Some of the most fruitful research into the psychology of social transmission has been comparative, investigating the similarities in and differences between the cultural capacities of humans and those found a wide range of other animals (Andrews 2020b: chapter 8). Much of this research is structured by efforts to isolate and understand “difference makers” (Buskell forthcoming; Charbonneau 2020), those ecological, social, and especially psychological factors that are distinctive of humans and responsible for our unique cultural sophistication. Here too a central debate involves the issue of cumulative culture and the kind of psychological machinery required not just to socially acquire and transmit information, but for it to accumulate over time, enabling each generation to innovate and build on the advances inherited from previous generations (Dean et al. 2014; Mesoudi & Thorton 2018; cf. Querbes, Vaesen, & Houkes 2014; Haidle & Schlaudt 2020; Vale et al. 2021). It has been known for some time that other animals have the wherewithal to sustain group-specific behavioral traditions (Buxton 1948; Imanishi 1957; Whiten, Goodall, et al. 1999; Laland & Galef 2009; for overviews of more recent work see Whitehead & Rendell 2015; Aplin 2019; Whiten 2019). However, it remains unclear whether any of those traditions accrue complexity and adaptive functionality in the same way their human counterparts do, or what additional cultural capacities would be necessary or sufficient to enable groups of non-human animals to collectively achieve this “rachet effect” of accumulation (Tomasello 2009, 2014; Tennie , Call, & Tomasello 2009).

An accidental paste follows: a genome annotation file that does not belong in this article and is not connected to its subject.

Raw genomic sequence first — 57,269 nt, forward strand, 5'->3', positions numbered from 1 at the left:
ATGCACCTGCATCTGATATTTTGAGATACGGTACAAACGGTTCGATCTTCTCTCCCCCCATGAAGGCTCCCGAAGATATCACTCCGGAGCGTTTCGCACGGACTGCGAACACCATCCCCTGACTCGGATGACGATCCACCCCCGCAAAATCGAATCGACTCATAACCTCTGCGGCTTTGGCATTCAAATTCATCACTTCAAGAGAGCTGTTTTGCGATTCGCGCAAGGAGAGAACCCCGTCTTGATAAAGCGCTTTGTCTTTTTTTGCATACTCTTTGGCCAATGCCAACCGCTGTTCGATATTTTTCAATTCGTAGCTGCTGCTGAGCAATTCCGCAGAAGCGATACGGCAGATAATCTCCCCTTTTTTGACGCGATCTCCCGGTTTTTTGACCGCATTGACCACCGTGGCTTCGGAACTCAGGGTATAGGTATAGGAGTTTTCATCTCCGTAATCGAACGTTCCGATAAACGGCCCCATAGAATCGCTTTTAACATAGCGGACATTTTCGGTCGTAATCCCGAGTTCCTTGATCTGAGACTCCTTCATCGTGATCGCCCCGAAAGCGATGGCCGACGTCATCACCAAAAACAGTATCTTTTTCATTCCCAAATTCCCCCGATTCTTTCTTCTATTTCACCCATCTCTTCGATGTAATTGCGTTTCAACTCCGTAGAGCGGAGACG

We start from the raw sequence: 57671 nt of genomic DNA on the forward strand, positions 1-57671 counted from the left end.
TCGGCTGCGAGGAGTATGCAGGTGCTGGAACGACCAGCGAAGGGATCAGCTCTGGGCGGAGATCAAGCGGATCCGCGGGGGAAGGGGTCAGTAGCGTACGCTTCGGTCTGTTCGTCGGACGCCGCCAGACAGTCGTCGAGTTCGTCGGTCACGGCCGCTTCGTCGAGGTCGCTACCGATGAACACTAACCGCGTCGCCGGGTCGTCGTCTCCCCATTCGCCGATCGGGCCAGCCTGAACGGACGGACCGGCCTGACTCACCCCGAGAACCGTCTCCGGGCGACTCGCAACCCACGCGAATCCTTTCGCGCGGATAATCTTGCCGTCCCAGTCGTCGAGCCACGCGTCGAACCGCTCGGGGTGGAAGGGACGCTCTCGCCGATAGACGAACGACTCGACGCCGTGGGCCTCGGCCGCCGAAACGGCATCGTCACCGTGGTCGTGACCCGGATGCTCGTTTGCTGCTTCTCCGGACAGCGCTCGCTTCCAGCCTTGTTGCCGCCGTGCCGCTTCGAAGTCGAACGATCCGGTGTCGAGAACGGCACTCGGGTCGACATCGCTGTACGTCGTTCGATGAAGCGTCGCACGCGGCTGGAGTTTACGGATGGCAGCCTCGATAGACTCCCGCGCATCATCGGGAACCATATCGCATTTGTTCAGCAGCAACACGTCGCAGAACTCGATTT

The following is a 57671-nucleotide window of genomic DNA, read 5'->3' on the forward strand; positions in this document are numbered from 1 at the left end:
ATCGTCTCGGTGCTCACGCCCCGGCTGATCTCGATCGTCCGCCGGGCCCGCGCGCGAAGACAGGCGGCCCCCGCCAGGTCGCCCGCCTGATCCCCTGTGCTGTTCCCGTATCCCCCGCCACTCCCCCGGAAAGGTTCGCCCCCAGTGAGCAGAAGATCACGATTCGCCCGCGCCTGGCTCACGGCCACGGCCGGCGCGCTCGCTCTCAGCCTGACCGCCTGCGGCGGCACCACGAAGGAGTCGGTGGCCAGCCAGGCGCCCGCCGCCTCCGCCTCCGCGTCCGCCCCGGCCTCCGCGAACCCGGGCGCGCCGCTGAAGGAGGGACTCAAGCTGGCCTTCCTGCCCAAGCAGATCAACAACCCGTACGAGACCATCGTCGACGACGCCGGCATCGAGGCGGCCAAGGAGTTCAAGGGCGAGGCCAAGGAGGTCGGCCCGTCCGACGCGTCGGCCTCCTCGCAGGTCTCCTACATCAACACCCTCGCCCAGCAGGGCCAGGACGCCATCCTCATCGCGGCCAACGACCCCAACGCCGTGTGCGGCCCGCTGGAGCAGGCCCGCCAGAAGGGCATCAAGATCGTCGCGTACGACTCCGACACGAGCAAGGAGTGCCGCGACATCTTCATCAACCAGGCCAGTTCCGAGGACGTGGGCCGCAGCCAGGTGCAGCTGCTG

Much of this comparative work is also guided by hypotheses about the kinds of evolutionary pressures that selected for uniquely human cultural capacities and drove the dramatic expansion of relative brain size in the human lineage. For instance, one framing (Baimel et al. 2021; also see Muthukrishna, Doebeli, et al. 2018) pits this family of “cultural brain” hypotheses that focus on the adaptive challenges associated with social learning and handling cultural information against “Machiavellian intelligence” hypotheses (Byrne & Whiten 1988 and Whiten & Byrne 1997). These latter hypotheses see key selective pressures as stemming not from culture but from more competitive social dynamics that arise from antagonistic scheming among conspecifics (cf. Downes 2008 ; Lewens 2008 ). Another view holds that many of our particular cultural capacities are the product of cultural rather than biological evolution, cognitive gadgets that are assembled and passed along as part of a cultural inheritance rather than a genetic one (Heyes 2018a). On this account, what is unique about human brains is that they are innately equipped with a set of cognitive mechanisms for associative learning that are hypertrophied compared to other species, but are not genetically specialized for any particular domain or content. These general learning mechanisms, together with some number of attentional biases, are often used to acquire all manner of culturally inherited, domain-specific packages of skills, e.g., to play chess, to drive a car, to read and write, etc. These may also include skills that allow individuals to imitate others more adeptly, thus allowing them to learn to become better and more selective social learners (also see Dennett 2017).